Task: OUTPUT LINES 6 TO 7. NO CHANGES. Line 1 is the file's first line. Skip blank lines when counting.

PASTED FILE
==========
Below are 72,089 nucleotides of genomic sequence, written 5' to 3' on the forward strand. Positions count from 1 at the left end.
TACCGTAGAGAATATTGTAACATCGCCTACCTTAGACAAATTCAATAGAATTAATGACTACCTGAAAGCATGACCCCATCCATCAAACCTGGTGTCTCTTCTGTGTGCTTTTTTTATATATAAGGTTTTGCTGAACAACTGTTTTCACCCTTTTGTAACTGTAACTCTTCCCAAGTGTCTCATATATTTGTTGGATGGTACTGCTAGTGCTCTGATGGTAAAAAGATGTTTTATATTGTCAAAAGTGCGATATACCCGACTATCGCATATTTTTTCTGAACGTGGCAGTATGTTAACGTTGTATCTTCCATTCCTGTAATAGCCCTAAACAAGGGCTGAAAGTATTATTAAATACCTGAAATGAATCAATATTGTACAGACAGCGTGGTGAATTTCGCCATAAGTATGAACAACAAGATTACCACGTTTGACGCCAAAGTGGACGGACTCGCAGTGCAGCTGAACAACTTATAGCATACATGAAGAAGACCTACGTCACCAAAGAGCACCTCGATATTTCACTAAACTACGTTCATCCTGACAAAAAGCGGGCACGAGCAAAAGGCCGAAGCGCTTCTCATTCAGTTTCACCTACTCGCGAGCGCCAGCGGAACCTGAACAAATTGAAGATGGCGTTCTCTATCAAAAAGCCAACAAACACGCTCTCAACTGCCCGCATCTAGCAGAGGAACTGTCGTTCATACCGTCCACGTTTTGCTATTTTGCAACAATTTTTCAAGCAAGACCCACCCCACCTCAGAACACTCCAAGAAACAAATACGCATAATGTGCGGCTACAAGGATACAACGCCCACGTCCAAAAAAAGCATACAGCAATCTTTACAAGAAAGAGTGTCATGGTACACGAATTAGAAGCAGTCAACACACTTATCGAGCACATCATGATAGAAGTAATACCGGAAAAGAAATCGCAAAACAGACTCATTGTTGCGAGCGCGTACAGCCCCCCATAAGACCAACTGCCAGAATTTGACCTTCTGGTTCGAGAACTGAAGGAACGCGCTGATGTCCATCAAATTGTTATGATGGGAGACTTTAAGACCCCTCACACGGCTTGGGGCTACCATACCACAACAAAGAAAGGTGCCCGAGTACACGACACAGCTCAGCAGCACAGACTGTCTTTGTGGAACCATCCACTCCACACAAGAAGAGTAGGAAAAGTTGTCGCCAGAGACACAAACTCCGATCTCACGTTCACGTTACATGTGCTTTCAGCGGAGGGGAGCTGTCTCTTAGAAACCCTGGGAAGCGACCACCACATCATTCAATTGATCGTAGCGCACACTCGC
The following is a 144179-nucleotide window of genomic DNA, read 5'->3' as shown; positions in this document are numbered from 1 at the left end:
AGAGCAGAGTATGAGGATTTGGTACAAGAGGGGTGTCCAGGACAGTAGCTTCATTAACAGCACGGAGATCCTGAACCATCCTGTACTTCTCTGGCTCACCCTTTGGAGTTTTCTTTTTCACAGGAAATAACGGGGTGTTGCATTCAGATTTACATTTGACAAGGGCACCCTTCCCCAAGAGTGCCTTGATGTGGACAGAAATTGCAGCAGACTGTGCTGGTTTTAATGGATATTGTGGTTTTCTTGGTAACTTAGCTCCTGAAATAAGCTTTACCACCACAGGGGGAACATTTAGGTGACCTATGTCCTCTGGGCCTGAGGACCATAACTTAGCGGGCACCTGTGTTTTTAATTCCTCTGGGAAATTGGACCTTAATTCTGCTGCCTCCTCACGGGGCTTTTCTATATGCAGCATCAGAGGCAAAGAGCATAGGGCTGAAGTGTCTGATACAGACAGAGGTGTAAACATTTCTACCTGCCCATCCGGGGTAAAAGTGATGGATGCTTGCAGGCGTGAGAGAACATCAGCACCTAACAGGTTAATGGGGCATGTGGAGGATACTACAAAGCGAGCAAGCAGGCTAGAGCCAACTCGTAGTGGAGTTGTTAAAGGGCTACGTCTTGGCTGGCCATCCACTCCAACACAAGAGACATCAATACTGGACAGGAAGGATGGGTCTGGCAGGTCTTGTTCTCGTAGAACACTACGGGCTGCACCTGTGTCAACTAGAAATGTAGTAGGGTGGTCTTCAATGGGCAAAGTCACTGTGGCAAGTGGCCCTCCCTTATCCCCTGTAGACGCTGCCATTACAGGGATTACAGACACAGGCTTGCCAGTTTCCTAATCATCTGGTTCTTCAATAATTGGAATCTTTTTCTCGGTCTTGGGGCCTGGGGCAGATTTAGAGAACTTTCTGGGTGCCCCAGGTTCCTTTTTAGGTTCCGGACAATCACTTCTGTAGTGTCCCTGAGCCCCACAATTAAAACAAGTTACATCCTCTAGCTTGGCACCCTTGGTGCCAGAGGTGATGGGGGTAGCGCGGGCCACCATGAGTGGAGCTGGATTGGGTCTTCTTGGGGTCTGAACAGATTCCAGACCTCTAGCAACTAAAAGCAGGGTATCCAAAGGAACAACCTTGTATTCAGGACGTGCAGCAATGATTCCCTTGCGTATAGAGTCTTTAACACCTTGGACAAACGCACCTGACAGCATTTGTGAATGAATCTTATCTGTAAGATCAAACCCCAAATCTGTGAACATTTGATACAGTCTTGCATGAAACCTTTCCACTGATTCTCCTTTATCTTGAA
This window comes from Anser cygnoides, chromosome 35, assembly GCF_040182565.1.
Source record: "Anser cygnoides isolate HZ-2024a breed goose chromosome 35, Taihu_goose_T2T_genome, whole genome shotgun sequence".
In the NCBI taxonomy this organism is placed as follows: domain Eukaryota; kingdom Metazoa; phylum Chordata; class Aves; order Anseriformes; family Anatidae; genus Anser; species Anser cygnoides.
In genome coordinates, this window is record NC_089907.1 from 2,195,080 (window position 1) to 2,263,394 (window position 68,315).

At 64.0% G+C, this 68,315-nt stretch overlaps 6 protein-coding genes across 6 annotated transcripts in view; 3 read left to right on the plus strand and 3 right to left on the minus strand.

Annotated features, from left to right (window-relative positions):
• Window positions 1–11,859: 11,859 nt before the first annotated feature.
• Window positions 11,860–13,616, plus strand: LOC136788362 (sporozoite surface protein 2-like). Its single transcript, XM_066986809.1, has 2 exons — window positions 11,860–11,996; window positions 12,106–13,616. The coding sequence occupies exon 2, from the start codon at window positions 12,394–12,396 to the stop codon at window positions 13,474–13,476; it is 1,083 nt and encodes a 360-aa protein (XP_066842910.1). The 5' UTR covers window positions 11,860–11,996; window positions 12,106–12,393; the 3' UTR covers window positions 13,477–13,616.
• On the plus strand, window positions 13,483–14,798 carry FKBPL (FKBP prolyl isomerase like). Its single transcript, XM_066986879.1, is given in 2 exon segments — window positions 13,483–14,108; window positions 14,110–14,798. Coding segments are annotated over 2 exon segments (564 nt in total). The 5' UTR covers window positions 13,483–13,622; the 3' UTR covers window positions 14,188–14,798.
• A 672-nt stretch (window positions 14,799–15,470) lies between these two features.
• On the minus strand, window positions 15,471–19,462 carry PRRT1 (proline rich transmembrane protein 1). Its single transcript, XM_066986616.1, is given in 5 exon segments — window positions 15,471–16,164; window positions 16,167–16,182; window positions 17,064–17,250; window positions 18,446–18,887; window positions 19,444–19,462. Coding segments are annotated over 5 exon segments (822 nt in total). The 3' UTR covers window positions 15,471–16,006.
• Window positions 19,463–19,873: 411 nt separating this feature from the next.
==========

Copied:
Source record: "Anser cygnoides isolate HZ-2024a breed goose chromosome 35, Taihu_goose_T2T_genome, whole genome shotgun sequence".
In the NCBI taxonomy this organism is placed as follows: domain Eukaryota; kingdom Metazoa; phylum Chordata; class Aves; order Anseriformes; family Anatidae; genus Anser; species Anser cygnoides.